Every year, non-local Claremont College students are faced with a dilemma: where should they keep their things over the summer? A panoply of options are available, but researching and deciding between them can be a chore.
Last year, Pomona charged students for summer storage for the first time, with a fee of $25 for one or two boxes and $50 for 3-5. Although Pomona is “still working through” the exact details of its procedure for summer storage this year, according to Housing Director Deanna Bos, the college has determined that the rate this year will be $10 per box. Belongings are stored in the basements of campus buildings, which are locked and alarmed, but not air-conditioned.
Alone among the 5Cs, Harvey Mudd offers its students limited free storage in its residence halls over the summer on a first-come-first-served basis.
Neither Pitzer, Scripps, nor CMC offer their students any college-run summer storage options, free or otherwise. All three schools do have flyers with lists of available local storage providers, however. One popular choice is Extra Space Storage, located about 2 miles from the campuses.
“May is a heavy move-in month for us as far as the Claremont Colleges go,” said George Lucas, the facility manager at Extra Space Storage.
Often students will split the cost of a storage unit amongst themselves.
One new option this year, Banana Storage, is actually owned and operated by Claremont College students. Founded by four CMC students, Banana Storage won the top prize in this year’s Henry R. Kravis Concept Plan Competition, taking home $4,500 for its business proposal.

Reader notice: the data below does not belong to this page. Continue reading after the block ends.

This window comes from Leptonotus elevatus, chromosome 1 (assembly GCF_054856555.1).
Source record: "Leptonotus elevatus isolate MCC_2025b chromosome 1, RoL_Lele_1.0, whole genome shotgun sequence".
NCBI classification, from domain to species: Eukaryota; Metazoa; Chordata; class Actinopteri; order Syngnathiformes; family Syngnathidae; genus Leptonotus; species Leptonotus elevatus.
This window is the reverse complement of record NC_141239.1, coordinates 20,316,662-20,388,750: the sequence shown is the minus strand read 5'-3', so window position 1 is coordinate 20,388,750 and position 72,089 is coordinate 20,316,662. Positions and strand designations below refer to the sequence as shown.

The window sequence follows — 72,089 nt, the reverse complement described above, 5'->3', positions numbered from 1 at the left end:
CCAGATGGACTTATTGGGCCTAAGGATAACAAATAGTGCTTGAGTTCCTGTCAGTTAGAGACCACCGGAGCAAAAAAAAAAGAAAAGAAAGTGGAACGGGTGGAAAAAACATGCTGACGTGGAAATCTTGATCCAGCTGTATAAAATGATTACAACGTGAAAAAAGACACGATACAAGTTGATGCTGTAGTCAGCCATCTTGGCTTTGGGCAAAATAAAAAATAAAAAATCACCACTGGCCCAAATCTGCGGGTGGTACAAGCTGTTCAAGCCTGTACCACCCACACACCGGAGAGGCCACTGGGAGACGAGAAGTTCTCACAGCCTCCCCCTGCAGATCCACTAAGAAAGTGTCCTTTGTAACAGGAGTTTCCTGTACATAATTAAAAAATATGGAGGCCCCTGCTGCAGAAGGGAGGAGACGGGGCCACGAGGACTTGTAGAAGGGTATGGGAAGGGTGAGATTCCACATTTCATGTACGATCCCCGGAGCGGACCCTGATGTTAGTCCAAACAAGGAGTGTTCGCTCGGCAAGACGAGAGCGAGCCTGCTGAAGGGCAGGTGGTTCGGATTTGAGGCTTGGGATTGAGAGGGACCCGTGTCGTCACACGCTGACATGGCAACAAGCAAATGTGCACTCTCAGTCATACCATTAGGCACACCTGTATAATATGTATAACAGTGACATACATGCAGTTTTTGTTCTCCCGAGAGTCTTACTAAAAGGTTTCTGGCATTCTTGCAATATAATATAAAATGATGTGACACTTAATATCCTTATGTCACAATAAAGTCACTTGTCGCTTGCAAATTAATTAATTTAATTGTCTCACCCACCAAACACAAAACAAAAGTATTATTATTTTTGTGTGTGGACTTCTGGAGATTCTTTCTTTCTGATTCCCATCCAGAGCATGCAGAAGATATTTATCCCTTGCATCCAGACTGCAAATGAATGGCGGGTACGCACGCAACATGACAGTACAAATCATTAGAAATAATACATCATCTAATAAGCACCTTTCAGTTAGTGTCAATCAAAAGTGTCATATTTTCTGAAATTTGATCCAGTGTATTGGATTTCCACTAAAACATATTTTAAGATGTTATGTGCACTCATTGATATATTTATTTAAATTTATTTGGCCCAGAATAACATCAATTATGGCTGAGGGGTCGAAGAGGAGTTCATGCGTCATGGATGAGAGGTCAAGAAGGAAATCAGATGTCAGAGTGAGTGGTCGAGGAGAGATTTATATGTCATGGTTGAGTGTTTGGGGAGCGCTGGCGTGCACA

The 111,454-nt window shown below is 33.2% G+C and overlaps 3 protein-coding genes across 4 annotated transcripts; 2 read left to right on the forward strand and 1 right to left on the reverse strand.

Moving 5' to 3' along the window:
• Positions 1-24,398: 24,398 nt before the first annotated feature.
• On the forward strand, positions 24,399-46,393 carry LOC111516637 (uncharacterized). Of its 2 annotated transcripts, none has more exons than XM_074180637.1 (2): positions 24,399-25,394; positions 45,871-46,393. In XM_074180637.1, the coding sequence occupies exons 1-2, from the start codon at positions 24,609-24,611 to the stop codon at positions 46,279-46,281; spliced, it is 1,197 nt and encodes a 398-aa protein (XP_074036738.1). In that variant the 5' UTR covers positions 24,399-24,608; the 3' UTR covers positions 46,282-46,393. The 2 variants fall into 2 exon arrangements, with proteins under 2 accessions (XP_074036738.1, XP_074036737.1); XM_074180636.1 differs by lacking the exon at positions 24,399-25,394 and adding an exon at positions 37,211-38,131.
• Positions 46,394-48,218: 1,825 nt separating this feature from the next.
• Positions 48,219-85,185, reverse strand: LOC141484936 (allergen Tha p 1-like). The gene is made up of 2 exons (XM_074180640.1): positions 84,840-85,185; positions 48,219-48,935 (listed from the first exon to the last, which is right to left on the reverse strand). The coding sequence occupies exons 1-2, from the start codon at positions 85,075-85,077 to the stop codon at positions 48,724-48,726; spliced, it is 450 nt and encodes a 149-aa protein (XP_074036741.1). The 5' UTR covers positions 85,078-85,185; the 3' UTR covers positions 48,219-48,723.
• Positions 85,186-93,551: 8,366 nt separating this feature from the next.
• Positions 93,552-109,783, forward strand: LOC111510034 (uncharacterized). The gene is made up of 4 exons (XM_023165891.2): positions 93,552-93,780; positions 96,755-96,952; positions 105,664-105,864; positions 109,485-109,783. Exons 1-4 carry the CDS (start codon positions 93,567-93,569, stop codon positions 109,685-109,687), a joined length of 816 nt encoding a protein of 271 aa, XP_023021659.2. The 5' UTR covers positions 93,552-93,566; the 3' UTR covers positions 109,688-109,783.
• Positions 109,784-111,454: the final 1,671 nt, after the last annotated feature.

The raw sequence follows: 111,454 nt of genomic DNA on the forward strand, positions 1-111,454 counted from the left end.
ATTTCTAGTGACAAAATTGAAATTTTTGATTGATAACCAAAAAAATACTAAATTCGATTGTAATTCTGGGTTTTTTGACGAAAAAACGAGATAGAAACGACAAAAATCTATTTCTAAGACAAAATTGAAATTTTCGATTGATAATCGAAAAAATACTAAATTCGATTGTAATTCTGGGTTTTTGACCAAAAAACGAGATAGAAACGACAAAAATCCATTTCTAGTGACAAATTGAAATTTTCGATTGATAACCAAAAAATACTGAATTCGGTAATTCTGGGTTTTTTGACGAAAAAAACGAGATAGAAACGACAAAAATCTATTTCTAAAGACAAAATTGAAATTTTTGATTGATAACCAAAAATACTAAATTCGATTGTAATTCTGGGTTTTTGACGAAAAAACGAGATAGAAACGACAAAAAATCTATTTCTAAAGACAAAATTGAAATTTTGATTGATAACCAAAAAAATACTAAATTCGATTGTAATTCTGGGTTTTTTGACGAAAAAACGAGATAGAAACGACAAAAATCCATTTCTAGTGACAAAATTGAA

“We offer free pickup and delivery, which no other service offers,” said Harrison Zivot CM ’11, co-founder of the company.
Banana Storage is also unique in that it charges students per box or item for the whole summer, instead of for a set area per month.
“We’ve had a lot of interest, which is good,” Zivot added.
According to Zivot, the students plan to use the prize money toward developing a professional website for next year, marketing, deposits on storage facilities, and new integrative logistic software which will allow the company to track items more efficiently.
Banana Storage actually began its life as Banana Rental, Zivot said, which planned to rent furniture to students so they would not have to go through the process of trying to sell it at the end of their senior years. However, soon the aspiring entrepreneurs realized that up-front costs for a furniture rental business would be too high, and switched their focus to storage units.